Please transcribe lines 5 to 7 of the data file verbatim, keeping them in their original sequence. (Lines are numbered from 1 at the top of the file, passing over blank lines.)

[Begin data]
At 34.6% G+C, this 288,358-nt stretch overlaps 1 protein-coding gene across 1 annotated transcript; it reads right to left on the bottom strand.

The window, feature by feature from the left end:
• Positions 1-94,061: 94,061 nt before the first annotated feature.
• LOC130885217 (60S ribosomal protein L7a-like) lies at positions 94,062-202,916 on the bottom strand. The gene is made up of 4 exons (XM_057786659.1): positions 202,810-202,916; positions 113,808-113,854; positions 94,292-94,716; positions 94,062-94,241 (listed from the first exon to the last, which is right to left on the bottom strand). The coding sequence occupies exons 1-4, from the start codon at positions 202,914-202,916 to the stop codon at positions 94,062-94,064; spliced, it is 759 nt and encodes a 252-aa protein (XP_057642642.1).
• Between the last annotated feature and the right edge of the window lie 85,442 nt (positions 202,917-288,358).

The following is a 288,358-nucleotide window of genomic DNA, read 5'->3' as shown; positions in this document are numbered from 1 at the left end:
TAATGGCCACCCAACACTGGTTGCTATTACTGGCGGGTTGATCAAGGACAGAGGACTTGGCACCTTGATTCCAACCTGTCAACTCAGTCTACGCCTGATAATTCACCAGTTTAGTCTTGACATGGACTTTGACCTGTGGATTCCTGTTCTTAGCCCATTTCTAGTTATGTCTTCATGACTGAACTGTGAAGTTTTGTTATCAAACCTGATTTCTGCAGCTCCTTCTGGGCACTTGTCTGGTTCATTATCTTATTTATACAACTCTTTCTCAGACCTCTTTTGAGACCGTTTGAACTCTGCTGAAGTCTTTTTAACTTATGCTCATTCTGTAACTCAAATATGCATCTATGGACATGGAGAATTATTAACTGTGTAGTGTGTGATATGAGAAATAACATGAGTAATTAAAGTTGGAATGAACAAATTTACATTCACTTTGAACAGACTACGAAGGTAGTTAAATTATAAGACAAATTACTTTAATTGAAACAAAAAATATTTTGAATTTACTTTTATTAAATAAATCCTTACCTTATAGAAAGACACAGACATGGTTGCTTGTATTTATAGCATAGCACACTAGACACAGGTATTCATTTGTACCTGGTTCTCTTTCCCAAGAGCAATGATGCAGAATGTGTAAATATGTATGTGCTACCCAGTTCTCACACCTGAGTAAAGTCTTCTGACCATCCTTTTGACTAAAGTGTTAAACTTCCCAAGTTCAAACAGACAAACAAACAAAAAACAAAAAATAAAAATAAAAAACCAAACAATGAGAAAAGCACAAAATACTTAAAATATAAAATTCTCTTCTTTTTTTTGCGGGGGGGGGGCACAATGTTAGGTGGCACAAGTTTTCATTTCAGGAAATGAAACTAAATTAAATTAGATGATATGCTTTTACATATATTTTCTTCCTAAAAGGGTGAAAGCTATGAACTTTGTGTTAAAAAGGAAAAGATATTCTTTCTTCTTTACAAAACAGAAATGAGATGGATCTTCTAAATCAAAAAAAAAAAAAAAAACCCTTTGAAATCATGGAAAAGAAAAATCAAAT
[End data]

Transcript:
• Between the last annotated feature and the right edge of the window lie 85,442 nt (positions 202,917-288,358).

The following is a 288,358-nucleotide window of genomic DNA, read 5'->3' as shown; positions in this document are numbered from 1 at the left end:
TAATGGCCACCCAACACTGGTTGCTATTACTGGCGGGTTGATCAAGGACAGAGGACTTGGCACCTTGATTCCAACCTGTCAACTCAGTCTACGCCTGATAATTCACCAGTTTAGTCTTGACATGGACTTTGACCTGTGGATTCCTGTTCTTAGCCCATTTCTAGTTATGTCTTCATGACTGAACTGTGAAGTTTTGTTATCAAACCTGATTTCTGCAGCTCCTTCTGGGCACTTGTCTGGTTCATTATCTTATTTATACAACTCTTTCTCAGACCTCTTTTGAGACCGTTTGAACTCTGCTGAAGTCTTTTTAACTTATGCTCATTCTGTAACTCAAATATGCATCTATGGACATGGAGAATTATTAACTGTGTAGTGTGTGATATGAGAAATAACATGAGTAATTAAAGTTGGAATGAACAAATTTACATTCACTTTGAACAGACTACGAAGGTAGTTAAATTATAAGACAAATTACTTTAATTGAAACAAAAAATATTTTGAATTTACTTTTATTAAATAAATCCTTACCTTATAGAAAGACACAGACATGGTTGCTTGTATTTATAGCATAGCACACTAGACACAGGTATTCATTTGTACCTGGTTCTCTTTCCCAAGAGCAATGATGCAGAATGTGTAAATATGTATGTGCTACCCAGTTCTCACACCTGAGTAAAGTCTTCTGACCATCCTTTTGACTAAAGTGTTAAACTTCCCAAGTTCAAACAGACAAACAAACAAAAAACAAAAAATAAAAATAAAAAACCAAACAATGAGAAAAGCACAAAATACTTAAAATATAAAATTCTCTTCTTTTTTTTGCGGGGGGGGGGCACAATGTTAGGTGGCACAAGTTTTCATTTCAGGAAATGAAACTAAATTAAATTAGATGATATGCTTTTACATATATTTTCTTCCTAAAAGGGTGAAAGCTATGAACTTTGTGTTAAAAAGGAAAAGATATTCTTTCTTCTTTACAAAACAGAAATGAGATGGATCTTCTAAATCAAAAAAAAAAAAAAAAACCCTTTGAAATCATGGAAAAGAAAAATCAAAT